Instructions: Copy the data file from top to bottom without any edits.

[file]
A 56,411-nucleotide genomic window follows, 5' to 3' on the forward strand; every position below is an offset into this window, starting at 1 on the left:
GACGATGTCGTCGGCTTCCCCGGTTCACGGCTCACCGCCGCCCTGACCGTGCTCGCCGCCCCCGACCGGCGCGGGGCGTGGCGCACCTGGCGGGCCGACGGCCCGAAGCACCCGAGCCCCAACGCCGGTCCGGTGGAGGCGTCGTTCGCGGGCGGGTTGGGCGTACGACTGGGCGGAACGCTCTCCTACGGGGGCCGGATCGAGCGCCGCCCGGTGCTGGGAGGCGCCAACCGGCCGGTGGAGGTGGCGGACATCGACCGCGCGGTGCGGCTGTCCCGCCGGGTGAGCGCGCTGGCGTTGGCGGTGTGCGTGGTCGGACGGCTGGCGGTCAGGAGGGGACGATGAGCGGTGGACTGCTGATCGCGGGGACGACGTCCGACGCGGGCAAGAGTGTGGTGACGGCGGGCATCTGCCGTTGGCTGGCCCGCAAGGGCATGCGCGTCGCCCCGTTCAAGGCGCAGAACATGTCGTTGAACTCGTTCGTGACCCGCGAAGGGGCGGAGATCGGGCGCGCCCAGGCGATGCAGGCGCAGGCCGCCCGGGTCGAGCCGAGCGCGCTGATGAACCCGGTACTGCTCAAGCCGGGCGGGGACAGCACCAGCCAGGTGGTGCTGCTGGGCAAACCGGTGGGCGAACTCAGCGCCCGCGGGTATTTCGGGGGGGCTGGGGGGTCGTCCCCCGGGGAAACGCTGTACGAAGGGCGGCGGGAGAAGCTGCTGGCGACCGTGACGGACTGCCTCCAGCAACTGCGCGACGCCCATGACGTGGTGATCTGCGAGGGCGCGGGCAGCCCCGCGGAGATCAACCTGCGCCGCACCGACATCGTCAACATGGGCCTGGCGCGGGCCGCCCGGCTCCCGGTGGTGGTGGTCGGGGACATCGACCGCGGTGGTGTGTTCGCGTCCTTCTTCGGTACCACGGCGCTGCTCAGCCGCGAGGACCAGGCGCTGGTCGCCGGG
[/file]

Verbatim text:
A 56,411-nucleotide genomic window follows, 5' to 3' on the forward strand; every position below is an offset into this window, starting at 1 on the left:
GACGATGTCGTCGGCTTCCCCGGTTCACGGCTCACCGCCGCCCTGACCGTGCTCGCCGCCCCCGACCGGCGCGGGGCGTGGCGCACCTGGCGGGCCGACGGCCCGAAGCACCCGAGCCCCAACGCCGGTCCGGTGGAGGCGTCGTTCGCGGGCGGGTTGGGCGTACGACTGGGCGGAACGCTCTCCTACGGGGGCCGGATCGAGCGCCGCCCGGTGCTGGGAGGCGCCAACCGGCCGGTGGAGGTGGCGGACATCGACCGCGCGGTGCGGCTGTCCCGCCGGGTGAGCGCGCTGGCGTTGGCGGTGTGCGTGGTCGGACGGCTGGCGGTCAGGAGGGGACGATGAGCGGTGGACTGCTGATCGCGGGGACGACGTCCGACGCGGGCAAGAGTGTGGTGACGGCGGGCATCTGCCGTTGGCTGGCCCGCAAGGGCATGCGCGTCGCCCCGTTCAAGGCGCAGAACATGTCGTTGAACTCGTTCGTGACCCGCGAAGGGGCGGAGATCGGGCGCGCCCAGGCGATGCAGGCGCAGGCCGCCCGGGTCGAGCCGAGCGCGCTGATGAACCCGGTACTGCTCAAGCCGGGCGGGGACAGCACCAGCCAGGTGGTGCTGCTGGGCAAACCGGTGGGCGAACTCAGCGCCCGCGGGTATTTCGGGGGGGCTGGGGGGTCGTCCCCCGGGGAAACGCTGTACGAAGGGCGGCGGGAGAAGCTGCTGGCGACCGTGACGGACTGCCTCCAGCAACTGCGCGACGCCCATGACGTGGTGATCTGCGAGGGCGCGGGCAGCCCCGCGGAGATCAACCTGCGCCGCACCGACATCGTCAACATGGGCCTGGCGCGGGCCGCCCGGCTCCCGGTGGTGGTGGTCGGGGACATCGACCGCGGTGGTGTGTTCGCGTCCTTCTTCGGTACCACGGCGCTGCTCAGCCGCGAGGACCAGGCGCTGGTCGCCGGG